Culture and Tourism Minister Pavlos Yeroulanos recently highlighted the importance of free movement of tourists around the world and underlined the need to change the Schengen visa procedure in order for it “to stop being a burden on tourism.
“We want to highlight that the Schengen visa not only accomplishes nothing essential in the fight against illegal immigration, but it deeply hurts our tourism,” Mr. Yeroulanos said while speaking at an event held by the Hellenic Association of Travel and Tourist Agencies in late January.
“Of the 16 million visitors who visited Greece only 700 were those who did not return to their country while in the possession of a visa,” the minister said.
Mr. Yeroulanos announced that free access travel would be the key theme for the conference organized for the celebration of the GNTO’s 60th anniversary, at which international tourism personalities are expected to attend.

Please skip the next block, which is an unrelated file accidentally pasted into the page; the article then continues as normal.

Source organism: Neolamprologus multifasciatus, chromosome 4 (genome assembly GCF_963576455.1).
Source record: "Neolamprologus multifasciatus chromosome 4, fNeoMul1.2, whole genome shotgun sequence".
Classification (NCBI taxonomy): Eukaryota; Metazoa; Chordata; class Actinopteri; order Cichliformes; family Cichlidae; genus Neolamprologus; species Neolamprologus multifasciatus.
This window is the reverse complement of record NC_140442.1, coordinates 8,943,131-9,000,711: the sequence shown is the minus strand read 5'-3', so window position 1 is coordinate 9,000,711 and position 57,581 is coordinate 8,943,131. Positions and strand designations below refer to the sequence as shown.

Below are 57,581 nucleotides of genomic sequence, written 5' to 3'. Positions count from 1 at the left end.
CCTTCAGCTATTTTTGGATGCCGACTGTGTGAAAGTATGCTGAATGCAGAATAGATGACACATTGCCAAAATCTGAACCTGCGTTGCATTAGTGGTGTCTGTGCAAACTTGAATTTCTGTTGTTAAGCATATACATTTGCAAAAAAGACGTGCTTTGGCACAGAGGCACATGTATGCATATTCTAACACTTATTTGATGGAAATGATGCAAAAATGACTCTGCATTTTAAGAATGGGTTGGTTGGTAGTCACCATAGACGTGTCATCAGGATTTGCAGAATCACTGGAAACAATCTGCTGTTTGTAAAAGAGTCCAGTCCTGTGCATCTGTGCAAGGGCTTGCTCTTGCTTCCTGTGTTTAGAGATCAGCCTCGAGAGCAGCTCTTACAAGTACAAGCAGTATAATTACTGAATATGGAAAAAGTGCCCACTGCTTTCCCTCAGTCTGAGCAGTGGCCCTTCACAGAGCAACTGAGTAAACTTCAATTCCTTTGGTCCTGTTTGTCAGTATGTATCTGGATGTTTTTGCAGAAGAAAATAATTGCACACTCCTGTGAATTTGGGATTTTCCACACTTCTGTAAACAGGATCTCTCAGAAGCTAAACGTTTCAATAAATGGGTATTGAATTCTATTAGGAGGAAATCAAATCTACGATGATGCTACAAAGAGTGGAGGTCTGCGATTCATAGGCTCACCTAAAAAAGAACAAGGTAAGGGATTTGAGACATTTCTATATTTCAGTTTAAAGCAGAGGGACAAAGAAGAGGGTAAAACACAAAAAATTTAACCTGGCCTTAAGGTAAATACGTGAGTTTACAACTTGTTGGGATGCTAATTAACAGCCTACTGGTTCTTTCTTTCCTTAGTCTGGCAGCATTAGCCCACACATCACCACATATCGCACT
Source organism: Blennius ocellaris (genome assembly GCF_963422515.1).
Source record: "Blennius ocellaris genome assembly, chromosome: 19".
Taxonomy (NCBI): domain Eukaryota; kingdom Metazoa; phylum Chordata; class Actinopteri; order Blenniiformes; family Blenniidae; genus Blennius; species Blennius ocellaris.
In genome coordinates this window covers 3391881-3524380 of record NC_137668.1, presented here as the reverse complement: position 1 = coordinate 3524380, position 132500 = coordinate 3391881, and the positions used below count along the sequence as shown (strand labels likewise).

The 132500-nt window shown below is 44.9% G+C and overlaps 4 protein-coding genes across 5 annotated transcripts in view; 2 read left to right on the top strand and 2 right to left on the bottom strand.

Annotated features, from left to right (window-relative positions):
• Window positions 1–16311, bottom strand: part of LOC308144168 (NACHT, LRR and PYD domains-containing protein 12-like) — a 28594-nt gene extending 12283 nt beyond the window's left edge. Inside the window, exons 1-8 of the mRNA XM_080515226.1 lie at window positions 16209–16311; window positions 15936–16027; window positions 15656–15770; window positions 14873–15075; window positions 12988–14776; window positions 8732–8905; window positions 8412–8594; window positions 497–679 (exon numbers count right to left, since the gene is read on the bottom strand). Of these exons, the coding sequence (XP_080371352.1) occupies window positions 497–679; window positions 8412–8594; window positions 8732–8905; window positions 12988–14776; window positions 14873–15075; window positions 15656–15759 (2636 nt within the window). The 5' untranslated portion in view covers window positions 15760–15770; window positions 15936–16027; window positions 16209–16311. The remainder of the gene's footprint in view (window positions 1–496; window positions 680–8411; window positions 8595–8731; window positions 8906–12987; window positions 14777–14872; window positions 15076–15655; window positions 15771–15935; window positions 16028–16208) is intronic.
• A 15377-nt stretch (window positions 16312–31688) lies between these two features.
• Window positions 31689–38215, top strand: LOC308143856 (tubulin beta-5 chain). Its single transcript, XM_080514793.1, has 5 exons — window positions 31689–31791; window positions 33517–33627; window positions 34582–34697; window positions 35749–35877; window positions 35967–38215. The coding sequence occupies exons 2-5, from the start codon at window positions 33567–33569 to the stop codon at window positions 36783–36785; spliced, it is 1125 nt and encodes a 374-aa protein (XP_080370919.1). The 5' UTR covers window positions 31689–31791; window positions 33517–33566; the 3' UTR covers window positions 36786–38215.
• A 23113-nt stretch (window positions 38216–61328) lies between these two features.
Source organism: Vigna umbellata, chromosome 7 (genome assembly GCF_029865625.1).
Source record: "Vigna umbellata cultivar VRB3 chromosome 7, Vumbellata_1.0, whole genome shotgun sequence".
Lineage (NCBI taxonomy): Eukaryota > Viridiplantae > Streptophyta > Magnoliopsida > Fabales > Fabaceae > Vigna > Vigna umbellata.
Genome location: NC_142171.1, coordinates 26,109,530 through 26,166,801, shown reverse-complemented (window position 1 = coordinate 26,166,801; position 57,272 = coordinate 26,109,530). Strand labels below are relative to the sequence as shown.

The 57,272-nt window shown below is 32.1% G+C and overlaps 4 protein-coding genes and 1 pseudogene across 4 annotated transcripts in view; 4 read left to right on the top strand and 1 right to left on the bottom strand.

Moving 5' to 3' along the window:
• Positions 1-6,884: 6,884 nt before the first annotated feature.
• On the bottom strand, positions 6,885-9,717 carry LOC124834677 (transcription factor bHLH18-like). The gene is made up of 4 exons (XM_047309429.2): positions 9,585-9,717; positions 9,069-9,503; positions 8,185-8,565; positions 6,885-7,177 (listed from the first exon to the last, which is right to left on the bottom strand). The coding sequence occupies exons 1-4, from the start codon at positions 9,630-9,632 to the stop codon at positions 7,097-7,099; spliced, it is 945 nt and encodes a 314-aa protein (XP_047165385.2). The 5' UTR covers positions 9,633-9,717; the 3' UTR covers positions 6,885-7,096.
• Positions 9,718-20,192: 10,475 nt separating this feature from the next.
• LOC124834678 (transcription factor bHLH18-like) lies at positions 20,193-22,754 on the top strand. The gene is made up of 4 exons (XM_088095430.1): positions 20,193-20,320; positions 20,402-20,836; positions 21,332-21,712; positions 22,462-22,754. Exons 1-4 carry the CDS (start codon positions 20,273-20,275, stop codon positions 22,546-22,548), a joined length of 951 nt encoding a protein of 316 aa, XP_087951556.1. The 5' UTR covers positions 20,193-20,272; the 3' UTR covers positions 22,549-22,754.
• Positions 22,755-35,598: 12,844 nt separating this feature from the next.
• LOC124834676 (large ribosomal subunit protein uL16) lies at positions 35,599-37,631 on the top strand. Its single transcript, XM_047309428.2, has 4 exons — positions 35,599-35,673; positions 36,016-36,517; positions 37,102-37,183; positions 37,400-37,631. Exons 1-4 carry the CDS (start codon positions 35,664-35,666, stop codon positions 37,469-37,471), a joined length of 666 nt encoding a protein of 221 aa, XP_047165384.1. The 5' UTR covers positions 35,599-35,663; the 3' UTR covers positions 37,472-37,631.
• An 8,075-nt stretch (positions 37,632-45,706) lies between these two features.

The minister has argued, for some time now, that the “visa problem” is one of the main factors that prevent tourism growth to Greece from the Chinese, Turkish, Indian and Russian markets.
The issue was also discussed in late January between Development, Competitiveness and Shipping Minister Mihalis Chrisochoidis and China’s vice minister of the National Development and Reform Commission, Zhang Xiaoqiang.
After the meeting, the minister told the press that planned efforts would simplify visa issuance procedures to increase arrivals of Chinese tourists to Greece.
Greece has “had its eye” on the Chinese tourism market for the last decade and has signed bilateral tourism agreements, promoted its destinations to the Chinese market and participated in exhibitions hosted annually in various Chinese cities.
However, out of the 16.5 million visitors Greece welcomed last year, only 55,000 were from China. Reports said the low figure of Chinese tourists was due to the “visa problem.”